The clinical effect of renal tubular absorption on urine FLC concentrations is shown in Figure 24.1. Serum and urine FLC concentrations were compared in four patients undergoing treatment [514]. Patients 1 and 2 had large amounts of serum and urine FLCs with good correlations between changes in concentrations. In patients 3 and 4, urine FLC excretion was minimal and unchanging over many months, while serum levels could be used to monitor the changing tumour burden. Despite similar sFLC concentrations, there were no urine FLCs in these latter patients because there was no renal impairment, and therefore, no overflow proteinuria.

Nowrousian et al. [515] studied the concentrations of sFLCs necessary to cause overflow proteinuria and a positive urinary immunofixation electrophoresis (uIFE) test result, in a group of patients attending a myeloma clinic. Of 98 serum samples with monoclonal κ sFLCs, the corresponding urine was positive for monoclonal FLCs (urinary Bence Jones protein; uBJP) by uIFE in 51% of cases. The median κ sFLC concentration associated with positive uBJP was 113 mg/L (range 7 - 39,500), and 40 mg/L (range 6 - 710) for negative urine (Figure 24.2). Of the 107 serum samples with monoclonal λ sFLCs, the corresponding urine was positive for uBJP in 35% of cases. The median λ sFLC concentration associated with positive uBJP was 278 mg/L (range 5 - 7,060), and 44 mg/L (range 3 - 561) for negative urine. The large overlap of sFLC concentrations between patients with/without uBJP presumably reflects differences in renal reabsorptive capacity and the extent of renal damage between individuals.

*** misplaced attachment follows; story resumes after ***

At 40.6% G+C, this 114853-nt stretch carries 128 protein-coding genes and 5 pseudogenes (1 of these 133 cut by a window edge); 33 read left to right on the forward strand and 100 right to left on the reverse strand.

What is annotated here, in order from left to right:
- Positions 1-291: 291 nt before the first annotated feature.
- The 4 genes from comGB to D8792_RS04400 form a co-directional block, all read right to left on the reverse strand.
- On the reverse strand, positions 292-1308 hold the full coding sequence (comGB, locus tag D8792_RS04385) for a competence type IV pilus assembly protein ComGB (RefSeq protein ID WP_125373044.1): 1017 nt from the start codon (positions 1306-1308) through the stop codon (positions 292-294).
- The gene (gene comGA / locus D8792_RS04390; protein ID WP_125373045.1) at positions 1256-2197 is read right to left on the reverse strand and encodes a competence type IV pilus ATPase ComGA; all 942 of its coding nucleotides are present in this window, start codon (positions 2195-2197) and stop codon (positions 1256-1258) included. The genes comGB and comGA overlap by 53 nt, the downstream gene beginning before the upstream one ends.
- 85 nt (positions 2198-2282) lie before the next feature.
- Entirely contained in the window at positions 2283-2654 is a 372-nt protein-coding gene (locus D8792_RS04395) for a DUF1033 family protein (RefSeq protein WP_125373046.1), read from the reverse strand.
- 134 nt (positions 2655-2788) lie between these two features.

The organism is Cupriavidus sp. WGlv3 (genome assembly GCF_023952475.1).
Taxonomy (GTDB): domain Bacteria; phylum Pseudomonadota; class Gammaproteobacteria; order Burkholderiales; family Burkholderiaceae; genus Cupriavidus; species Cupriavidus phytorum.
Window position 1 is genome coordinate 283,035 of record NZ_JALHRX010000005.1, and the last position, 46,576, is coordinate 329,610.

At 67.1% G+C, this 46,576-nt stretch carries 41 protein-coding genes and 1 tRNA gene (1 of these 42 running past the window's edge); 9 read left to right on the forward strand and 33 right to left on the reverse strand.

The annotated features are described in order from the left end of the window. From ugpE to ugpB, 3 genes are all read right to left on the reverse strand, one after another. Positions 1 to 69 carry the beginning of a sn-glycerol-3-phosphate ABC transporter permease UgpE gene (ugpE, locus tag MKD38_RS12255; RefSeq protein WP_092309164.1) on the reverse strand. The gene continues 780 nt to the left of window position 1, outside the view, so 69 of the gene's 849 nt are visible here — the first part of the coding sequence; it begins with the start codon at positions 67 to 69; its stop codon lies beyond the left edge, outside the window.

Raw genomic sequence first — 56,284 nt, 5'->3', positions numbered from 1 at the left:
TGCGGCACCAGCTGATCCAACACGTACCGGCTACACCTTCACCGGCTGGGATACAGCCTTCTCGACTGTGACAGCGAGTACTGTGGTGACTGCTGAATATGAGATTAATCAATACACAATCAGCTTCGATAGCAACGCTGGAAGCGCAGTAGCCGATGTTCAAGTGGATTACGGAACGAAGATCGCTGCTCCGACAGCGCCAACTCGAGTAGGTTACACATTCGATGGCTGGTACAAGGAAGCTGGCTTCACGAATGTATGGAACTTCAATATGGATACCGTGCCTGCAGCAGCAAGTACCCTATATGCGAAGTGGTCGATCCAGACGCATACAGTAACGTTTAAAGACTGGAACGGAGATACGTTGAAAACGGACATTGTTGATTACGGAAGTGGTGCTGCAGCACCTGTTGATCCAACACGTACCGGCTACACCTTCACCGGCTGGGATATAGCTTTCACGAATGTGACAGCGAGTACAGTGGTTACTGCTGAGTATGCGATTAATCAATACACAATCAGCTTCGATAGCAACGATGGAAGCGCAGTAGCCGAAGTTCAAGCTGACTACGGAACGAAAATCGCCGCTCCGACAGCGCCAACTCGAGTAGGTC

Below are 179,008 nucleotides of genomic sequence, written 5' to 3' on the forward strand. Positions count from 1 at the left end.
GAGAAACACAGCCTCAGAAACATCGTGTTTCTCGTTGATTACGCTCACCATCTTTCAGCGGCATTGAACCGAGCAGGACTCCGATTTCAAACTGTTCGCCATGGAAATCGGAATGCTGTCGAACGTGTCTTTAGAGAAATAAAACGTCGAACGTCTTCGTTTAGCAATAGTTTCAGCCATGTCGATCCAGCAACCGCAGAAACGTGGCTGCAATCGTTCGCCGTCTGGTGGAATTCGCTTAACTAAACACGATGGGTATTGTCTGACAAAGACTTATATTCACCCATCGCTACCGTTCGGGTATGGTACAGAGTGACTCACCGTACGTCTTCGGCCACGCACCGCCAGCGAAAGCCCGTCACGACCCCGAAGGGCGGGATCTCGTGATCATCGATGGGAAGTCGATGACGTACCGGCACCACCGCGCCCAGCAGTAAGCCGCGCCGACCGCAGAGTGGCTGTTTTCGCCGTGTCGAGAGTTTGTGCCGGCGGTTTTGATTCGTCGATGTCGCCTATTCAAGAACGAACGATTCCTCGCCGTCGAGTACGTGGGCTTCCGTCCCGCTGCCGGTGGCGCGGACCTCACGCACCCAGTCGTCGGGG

Thus, median sFLC levels associated with uBJP were 5-fold above normal for κ-producing patients (upper limit of normal range: 19.4 mg/L) and 10-fold for λ patients (upper limit of normal range: 26.3 mg/L) when the urine contained uBJP. The higher serum levels necessary for λ overflow proteinuria can be explained by the dimerisation of λ molecules. This reduces glomerular filtration compared with monomeric κ molecules (Chapter 3). Therefore, when FLC production is below the renal reabsorptive capacity, serum tests are more sensitive than urinalysis for detecting monoclonal FLC [514][164].